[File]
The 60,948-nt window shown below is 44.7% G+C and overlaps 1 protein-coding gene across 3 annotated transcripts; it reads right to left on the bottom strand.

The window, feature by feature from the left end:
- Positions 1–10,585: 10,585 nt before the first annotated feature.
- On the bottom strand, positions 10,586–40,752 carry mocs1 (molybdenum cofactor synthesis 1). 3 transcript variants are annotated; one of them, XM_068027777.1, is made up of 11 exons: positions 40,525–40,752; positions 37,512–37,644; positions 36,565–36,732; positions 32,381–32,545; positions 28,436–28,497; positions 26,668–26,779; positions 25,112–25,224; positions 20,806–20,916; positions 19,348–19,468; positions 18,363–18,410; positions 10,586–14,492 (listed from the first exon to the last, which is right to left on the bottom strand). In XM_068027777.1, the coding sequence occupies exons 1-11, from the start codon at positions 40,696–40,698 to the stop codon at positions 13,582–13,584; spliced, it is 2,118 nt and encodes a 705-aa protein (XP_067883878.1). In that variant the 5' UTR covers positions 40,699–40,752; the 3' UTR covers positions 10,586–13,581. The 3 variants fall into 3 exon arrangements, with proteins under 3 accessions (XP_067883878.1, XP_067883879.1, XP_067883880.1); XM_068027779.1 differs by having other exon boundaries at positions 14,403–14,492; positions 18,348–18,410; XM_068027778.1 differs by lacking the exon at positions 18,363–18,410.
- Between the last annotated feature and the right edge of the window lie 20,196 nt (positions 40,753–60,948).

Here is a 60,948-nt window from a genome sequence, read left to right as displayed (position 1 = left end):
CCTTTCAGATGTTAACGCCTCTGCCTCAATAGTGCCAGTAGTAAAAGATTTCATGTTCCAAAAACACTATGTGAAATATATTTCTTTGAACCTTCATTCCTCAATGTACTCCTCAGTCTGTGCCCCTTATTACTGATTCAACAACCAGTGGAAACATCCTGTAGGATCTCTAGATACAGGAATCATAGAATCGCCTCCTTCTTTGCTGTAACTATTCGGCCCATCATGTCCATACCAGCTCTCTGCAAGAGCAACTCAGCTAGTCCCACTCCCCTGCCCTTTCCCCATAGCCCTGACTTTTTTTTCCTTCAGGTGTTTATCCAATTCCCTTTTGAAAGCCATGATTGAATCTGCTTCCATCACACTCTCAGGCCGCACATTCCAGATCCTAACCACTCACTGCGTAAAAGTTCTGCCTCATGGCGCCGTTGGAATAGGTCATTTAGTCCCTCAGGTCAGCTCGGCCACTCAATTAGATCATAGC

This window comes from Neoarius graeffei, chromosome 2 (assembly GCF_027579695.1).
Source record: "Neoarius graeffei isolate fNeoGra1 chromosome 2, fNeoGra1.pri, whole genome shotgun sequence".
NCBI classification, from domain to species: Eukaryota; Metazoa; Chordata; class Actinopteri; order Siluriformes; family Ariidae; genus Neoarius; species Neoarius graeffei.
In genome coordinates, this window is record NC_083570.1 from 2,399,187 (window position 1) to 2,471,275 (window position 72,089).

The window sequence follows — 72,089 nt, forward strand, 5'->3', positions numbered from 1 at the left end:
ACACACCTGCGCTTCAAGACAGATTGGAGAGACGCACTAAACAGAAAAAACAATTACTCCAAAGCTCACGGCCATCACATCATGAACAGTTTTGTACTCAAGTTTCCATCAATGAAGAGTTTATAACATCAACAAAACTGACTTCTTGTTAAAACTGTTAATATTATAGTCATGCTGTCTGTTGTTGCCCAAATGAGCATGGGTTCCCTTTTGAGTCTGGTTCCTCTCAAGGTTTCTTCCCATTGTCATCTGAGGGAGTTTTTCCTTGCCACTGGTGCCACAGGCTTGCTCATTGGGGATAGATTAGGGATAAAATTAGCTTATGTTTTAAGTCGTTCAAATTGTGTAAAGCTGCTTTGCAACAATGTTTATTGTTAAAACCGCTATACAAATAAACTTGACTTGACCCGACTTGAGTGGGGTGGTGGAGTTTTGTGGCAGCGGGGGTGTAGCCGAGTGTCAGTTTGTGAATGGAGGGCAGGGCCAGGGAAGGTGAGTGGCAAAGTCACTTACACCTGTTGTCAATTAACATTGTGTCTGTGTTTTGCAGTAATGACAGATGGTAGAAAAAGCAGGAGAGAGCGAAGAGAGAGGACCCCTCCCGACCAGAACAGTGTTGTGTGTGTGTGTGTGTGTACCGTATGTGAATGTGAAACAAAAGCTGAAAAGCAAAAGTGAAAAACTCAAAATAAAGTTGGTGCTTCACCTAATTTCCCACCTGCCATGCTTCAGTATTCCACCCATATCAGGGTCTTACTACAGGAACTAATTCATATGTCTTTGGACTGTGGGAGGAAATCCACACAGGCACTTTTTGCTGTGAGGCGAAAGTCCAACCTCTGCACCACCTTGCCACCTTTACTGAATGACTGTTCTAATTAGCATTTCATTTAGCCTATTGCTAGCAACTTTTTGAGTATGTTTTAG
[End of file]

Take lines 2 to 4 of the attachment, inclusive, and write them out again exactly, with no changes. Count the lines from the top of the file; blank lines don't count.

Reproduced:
The window, feature by feature from the left end:
- Positions 1–10,585: 10,585 nt before the first annotated feature.
- On the bottom strand, positions 10,586–40,752 carry mocs1 (molybdenum cofactor synthesis 1). 3 transcript variants are annotated; one of them, XM_068027777.1, is made up of 11 exons: positions 40,525–40,752; positions 37,512–37,644; positions 36,565–36,732; positions 32,381–32,545; positions 28,436–28,497; positions 26,668–26,779; positions 25,112–25,224; positions 20,806–20,916; positions 19,348–19,468; positions 18,363–18,410; positions 10,586–14,492 (listed from the first exon to the last, which is right to left on the bottom strand). In XM_068027777.1, the coding sequence occupies exons 1-11, from the start codon at positions 40,696–40,698 to the stop codon at positions 13,582–13,584; spliced, it is 2,118 nt and encodes a 705-aa protein (XP_067883878.1). In that variant the 5' UTR covers positions 40,699–40,752; the 3' UTR covers positions 10,586–13,581. The 3 variants fall into 3 exon arrangements, with proteins under 3 accessions (XP_067883878.1, XP_067883879.1, XP_067883880.1); XM_068027779.1 differs by having other exon boundaries at positions 14,403–14,492; positions 18,348–18,410; XM_068027778.1 differs by lacking the exon at positions 18,363–18,410.